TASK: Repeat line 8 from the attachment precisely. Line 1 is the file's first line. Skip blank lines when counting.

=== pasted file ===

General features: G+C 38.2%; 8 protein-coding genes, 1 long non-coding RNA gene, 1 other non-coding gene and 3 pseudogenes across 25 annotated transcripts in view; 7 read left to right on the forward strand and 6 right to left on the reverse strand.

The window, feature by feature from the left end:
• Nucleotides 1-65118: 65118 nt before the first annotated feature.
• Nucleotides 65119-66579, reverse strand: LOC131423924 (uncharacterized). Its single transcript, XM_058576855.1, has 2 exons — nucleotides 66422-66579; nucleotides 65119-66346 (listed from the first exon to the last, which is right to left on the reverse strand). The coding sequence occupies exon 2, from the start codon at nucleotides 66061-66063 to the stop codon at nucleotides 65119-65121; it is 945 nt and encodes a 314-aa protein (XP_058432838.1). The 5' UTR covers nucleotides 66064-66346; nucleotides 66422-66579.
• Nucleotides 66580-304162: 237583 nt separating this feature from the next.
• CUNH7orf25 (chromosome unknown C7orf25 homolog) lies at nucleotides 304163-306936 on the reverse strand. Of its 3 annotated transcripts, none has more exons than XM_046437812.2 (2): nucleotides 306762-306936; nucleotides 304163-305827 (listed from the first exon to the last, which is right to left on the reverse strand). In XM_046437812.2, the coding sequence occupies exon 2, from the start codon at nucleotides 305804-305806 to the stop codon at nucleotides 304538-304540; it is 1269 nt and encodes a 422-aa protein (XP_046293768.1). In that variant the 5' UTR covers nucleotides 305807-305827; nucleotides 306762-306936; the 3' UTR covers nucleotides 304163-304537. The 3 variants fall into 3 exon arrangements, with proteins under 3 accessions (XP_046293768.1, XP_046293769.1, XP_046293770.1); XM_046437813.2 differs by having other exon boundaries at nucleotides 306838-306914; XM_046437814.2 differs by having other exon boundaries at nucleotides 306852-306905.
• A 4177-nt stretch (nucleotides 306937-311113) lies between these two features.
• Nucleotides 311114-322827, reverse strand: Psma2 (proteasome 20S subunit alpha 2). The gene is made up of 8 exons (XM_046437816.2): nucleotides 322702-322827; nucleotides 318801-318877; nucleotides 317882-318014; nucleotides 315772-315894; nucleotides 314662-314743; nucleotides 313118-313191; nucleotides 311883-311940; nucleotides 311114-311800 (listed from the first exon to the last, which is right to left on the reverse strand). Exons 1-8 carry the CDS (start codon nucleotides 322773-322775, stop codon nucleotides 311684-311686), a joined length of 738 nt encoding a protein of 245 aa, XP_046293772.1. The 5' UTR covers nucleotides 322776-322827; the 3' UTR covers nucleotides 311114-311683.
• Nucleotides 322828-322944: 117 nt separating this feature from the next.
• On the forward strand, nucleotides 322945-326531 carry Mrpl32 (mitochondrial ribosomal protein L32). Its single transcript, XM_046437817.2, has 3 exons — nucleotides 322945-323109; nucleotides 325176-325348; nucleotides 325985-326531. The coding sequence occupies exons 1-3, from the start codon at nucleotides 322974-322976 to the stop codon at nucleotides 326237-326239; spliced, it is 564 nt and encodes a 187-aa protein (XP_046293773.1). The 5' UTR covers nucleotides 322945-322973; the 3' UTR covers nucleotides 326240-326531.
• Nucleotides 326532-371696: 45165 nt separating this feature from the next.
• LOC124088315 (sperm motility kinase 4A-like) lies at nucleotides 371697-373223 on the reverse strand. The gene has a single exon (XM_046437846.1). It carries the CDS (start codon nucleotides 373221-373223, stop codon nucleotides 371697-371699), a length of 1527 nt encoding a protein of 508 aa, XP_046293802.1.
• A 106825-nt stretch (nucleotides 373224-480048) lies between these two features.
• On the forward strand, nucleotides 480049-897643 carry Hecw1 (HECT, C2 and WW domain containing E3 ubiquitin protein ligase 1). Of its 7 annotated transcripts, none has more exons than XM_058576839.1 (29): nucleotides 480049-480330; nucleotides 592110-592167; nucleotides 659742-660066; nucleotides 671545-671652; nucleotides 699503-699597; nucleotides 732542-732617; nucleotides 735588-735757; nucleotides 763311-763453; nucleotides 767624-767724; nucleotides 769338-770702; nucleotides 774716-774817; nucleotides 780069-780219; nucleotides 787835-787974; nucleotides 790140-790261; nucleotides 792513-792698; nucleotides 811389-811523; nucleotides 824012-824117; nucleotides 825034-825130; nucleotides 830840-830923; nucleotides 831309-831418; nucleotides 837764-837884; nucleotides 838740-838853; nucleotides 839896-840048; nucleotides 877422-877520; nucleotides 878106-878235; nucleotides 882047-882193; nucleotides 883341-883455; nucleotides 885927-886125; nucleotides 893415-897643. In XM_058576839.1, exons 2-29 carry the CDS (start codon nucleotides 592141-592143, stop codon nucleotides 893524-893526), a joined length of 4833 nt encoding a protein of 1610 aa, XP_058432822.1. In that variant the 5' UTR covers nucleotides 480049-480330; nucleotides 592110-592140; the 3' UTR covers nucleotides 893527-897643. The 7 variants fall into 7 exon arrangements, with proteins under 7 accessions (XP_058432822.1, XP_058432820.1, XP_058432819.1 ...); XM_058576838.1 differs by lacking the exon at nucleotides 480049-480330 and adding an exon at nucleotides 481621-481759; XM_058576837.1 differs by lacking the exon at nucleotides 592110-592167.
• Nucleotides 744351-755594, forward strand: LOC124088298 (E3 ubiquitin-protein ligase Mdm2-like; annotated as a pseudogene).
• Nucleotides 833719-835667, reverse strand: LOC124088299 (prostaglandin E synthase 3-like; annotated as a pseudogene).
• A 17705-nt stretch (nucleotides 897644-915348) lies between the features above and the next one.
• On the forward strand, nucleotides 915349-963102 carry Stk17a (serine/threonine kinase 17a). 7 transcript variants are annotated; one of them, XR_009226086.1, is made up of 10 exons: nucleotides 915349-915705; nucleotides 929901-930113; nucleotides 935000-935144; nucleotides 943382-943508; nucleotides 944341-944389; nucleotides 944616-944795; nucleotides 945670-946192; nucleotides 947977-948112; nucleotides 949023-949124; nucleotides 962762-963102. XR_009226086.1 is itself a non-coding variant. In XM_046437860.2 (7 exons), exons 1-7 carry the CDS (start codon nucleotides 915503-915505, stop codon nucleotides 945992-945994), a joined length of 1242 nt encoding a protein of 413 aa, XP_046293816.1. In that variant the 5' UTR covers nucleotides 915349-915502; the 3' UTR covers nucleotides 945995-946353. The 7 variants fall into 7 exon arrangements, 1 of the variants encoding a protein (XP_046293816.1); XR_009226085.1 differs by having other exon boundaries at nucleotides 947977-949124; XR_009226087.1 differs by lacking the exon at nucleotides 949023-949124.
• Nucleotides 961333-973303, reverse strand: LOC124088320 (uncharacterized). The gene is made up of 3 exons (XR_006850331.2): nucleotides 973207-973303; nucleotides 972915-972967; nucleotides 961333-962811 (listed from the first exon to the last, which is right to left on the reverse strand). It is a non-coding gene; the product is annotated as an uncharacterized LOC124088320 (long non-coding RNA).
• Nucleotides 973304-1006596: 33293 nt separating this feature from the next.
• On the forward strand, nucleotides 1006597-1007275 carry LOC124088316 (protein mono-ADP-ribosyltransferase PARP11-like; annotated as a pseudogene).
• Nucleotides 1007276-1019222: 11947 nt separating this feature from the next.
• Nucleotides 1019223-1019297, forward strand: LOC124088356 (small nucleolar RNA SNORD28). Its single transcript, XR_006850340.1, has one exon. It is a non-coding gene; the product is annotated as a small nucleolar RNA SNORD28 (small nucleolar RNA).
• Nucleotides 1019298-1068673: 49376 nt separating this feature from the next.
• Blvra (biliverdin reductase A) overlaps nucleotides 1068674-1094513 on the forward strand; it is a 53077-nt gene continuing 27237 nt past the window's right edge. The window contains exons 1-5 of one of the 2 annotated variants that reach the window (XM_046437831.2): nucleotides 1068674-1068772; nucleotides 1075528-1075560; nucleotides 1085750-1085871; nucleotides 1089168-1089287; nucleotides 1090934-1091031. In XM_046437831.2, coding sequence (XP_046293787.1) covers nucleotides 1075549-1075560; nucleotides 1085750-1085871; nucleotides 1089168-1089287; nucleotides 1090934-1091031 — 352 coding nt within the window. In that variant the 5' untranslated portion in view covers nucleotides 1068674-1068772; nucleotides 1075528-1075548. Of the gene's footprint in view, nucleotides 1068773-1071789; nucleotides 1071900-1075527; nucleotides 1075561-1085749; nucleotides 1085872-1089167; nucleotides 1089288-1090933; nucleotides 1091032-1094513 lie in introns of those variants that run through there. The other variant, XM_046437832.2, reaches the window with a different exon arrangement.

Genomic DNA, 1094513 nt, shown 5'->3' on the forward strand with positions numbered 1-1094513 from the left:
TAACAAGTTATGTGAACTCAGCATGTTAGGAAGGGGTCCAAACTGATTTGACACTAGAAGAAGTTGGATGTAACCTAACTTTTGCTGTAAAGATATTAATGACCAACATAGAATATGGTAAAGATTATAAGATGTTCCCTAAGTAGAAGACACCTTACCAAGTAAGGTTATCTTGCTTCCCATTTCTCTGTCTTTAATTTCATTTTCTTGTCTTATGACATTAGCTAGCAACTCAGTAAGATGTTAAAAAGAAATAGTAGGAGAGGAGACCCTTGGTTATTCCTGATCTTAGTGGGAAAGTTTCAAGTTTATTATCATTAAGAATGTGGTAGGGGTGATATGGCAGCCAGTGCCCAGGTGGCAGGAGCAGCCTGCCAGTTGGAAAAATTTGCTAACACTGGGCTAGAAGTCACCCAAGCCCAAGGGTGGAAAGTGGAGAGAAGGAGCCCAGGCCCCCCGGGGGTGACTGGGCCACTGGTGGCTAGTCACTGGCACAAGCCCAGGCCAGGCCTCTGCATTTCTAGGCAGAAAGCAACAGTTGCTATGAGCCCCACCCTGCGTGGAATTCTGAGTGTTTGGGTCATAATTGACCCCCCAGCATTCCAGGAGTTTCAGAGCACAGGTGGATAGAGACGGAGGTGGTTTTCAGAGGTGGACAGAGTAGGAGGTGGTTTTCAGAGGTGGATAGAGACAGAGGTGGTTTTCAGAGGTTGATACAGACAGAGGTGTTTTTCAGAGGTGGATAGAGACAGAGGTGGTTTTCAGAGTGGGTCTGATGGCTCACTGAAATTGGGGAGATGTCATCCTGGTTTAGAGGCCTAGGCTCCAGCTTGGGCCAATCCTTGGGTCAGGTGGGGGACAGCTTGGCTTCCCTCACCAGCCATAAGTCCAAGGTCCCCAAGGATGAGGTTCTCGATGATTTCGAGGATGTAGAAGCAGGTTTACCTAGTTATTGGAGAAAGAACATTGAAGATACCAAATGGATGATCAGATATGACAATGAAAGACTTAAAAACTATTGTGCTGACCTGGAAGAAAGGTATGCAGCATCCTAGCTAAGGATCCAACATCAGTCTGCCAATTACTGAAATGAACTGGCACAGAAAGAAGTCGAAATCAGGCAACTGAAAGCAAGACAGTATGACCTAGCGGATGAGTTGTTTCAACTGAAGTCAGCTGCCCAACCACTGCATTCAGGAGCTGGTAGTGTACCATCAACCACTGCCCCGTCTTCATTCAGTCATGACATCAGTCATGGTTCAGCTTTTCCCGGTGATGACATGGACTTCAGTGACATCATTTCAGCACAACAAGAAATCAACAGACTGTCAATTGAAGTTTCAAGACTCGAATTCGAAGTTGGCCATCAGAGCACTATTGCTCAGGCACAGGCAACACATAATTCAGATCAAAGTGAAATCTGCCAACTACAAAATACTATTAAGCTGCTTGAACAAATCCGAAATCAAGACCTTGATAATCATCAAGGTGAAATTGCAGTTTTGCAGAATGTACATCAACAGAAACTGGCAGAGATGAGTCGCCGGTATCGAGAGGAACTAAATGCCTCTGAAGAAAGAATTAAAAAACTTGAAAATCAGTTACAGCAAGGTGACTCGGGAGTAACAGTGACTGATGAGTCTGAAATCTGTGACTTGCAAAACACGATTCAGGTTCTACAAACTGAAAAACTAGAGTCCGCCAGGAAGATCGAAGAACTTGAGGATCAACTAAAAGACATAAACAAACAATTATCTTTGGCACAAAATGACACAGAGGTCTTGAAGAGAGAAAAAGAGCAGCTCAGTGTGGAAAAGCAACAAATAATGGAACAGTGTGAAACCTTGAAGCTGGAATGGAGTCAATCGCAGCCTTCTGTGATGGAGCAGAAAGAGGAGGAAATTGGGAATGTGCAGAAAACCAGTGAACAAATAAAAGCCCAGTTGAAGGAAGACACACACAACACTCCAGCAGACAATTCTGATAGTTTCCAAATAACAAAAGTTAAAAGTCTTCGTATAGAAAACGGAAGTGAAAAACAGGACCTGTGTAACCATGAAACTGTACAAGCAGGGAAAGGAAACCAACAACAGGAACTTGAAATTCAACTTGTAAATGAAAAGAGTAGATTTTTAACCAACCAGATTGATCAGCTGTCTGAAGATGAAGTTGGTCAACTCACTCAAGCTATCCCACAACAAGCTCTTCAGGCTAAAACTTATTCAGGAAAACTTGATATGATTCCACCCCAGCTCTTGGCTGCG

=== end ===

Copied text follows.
• Nucleotides 311114-322827, reverse strand: Psma2 (proteasome 20S subunit alpha 2). The gene is made up of 8 exons (XM_046437816.2): nucleotides 322702-322827; nucleotides 318801-318877; nucleotides 317882-318014; nucleotides 315772-315894; nucleotides 314662-314743; nucleotides 313118-313191; nucleotides 311883-311940; nucleotides 311114-311800 (listed from the first exon to the last, which is right to left on the reverse strand). Exons 1-8 carry the CDS (start codon nucleotides 322773-322775, stop codon nucleotides 311684-311686), a joined length of 738 nt encoding a protein of 245 aa, XP_046293772.1. The 5' UTR covers nucleotides 322776-322827; the 3' UTR covers nucleotides 311114-311683.